The basal-like subtype of breast cancer is associated with invasiveness, high rates of postsurgical recurrence, and poor prognosis. Aside from inactivation of the BRCA1 tumor-suppressor gene, little is known concerning the mechanisms that cause basal breast cancer or the mechanisms responsible for its invasiveness. Here, we show that the heterogeneous mouse mammary tumor virus-cyclin D1-Cdk2 (MMTV-D1K2) transgenic mouse mammary tumors contain regions of spindle-shaped cells expressing both luminal and myoepithelial markers. Cell lines cultured from these tumors exhibit the same luminal/myoepithelial mixed-lineage phenotype that is associated with human basal-like breast cancer and express a number of myoepithelial markers including cytokeratin 14, P-cadherin, alpha smooth muscle actin, and nestin. The MMTV-D1K2 tumor-derived cell lines form highly invasive tumors when injected into mouse mammary glands. Invasion is associated with E-cadherin localization to the cytoplasm or loss of E-cadherin expression. Cytoplasmic E-cadherin correlates with lack of colony formation in vitro and beta-catenin and p120(ctn) localization to the cytoplasm. The data suggest that the invasiveness of these cell lines results from a combination of factors including mislocalization of E-cadherin, beta-catenin, and p120(ctn) to the cytoplasm. Nestin expression and E-cadherin mislocalization were also observed in human basal-like breast cancer cell lines, suggesting that these results are relevant to human tumors. Together, these results suggest that abnormal Cdk2 activation may contribute to the formation of basal-like breast cancers.
It is generally believed that the spinal cord and hindbrain consist of a motor basal plate and a sensory alar plate. We now have molecular markers for these territories. The relationship of migrating branchiomotor neurons to molecularly defined alar and basal domains was examined in the chicken embryo by mapping the expression of cadherin-7 and cadherin-6B, in comparison to genetic markers for ventrodorsal patterning (Otp, Pax6, Pax7, Nkx2.2, and Shh) and motoneuron subpopulations (Phox2b and Isl1). We show cadherin-7 is expressed in a complete radial domain occupying a lateral region of the hindbrain basal plate. The cadherin-7 domain abuts the medial border of Pax7 expression; this common limit defines, or at least approximates, the basal/alar boundary. The hindbrain branchiomotor neurons originate in the medial part of the basal plate, close to the floor plate. Their cadherin-7-positive axons grow into the alar plate and exit the hindbrain close to the corresponding afferent nerve root. The cadherin-7-positive neuronal cell bodies later translocate laterally, following this axonal trajectory, thereby passing through the cadherin-7-positive basal plate domain. Finally, the cell bodies traverse the molecularly defined basal/alar boundary and move into positions within the alar plate. After the migration has ended, the branchiomotor neurons switch expression from cadherin-7 to cadherin-6B. These findings demonstrate that a specific subset of primary motor neurons, the branchiomotor neurons, migrate into the alar plate of the chicken embryo. Consequently, the century-old concept that all primary motor neurons come to reside in the basal plate should be revised.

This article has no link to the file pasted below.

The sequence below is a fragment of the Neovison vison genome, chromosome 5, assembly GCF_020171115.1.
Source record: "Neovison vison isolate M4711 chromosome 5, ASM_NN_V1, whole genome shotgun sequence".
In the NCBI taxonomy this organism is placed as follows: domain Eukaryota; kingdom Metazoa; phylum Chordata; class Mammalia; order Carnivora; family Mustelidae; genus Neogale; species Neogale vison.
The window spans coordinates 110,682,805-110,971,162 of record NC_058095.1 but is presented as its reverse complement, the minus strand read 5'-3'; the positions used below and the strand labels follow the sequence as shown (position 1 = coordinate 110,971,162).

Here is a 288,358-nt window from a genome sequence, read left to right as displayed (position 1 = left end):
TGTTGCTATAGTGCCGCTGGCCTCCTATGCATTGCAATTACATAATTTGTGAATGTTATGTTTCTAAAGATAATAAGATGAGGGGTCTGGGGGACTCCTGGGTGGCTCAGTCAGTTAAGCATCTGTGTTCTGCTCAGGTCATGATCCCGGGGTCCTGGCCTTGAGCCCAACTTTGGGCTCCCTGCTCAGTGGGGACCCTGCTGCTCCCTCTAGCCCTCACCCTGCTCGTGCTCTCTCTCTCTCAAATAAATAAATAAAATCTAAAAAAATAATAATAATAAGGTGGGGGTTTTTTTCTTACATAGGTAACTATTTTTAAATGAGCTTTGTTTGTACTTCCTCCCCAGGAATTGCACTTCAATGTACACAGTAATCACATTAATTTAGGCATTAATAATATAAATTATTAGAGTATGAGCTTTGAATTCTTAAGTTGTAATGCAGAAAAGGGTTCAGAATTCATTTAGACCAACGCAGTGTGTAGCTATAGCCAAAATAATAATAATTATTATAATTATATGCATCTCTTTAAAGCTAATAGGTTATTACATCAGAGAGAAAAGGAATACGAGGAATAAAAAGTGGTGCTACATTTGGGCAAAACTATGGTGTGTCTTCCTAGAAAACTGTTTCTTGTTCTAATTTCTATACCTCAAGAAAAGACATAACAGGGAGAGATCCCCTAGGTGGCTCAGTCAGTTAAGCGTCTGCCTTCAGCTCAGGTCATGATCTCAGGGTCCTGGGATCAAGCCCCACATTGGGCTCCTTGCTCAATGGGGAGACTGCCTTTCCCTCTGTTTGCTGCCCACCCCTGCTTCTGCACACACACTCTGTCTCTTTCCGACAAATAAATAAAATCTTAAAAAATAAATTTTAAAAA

Learning-induced synaptic plasticity commonly involves the interaction between cAMP and p42/44MAPK. To investigate the role of Rap1 as a potential signaling molecule coupling cAMP and p42/44MAPK, we expressed an interfering Rap1 mutant (iRap1) in the mouse forebrain. This expression selectively decreased basal phosphorylation of a membrane-associated pool of p42/44MAPK, impaired cAMP-dependent LTP in the hippocampal Schaffer collateral pathway induced by either forskolin or theta frequency stimulation, decreased complex spike firing, and reduced the p42/44MAPK-mediated phosphorylation of the A-type potassium channel Kv4.2. These changes correlated with impaired spatial memory and context discrimination. These results indicate that Rap1 couples cAMP signaling to a selective membrane-associated pool of p42/44MAPK to control excitability of pyramidal cells, the early and late phases of LTP, and the storage of spatial memory.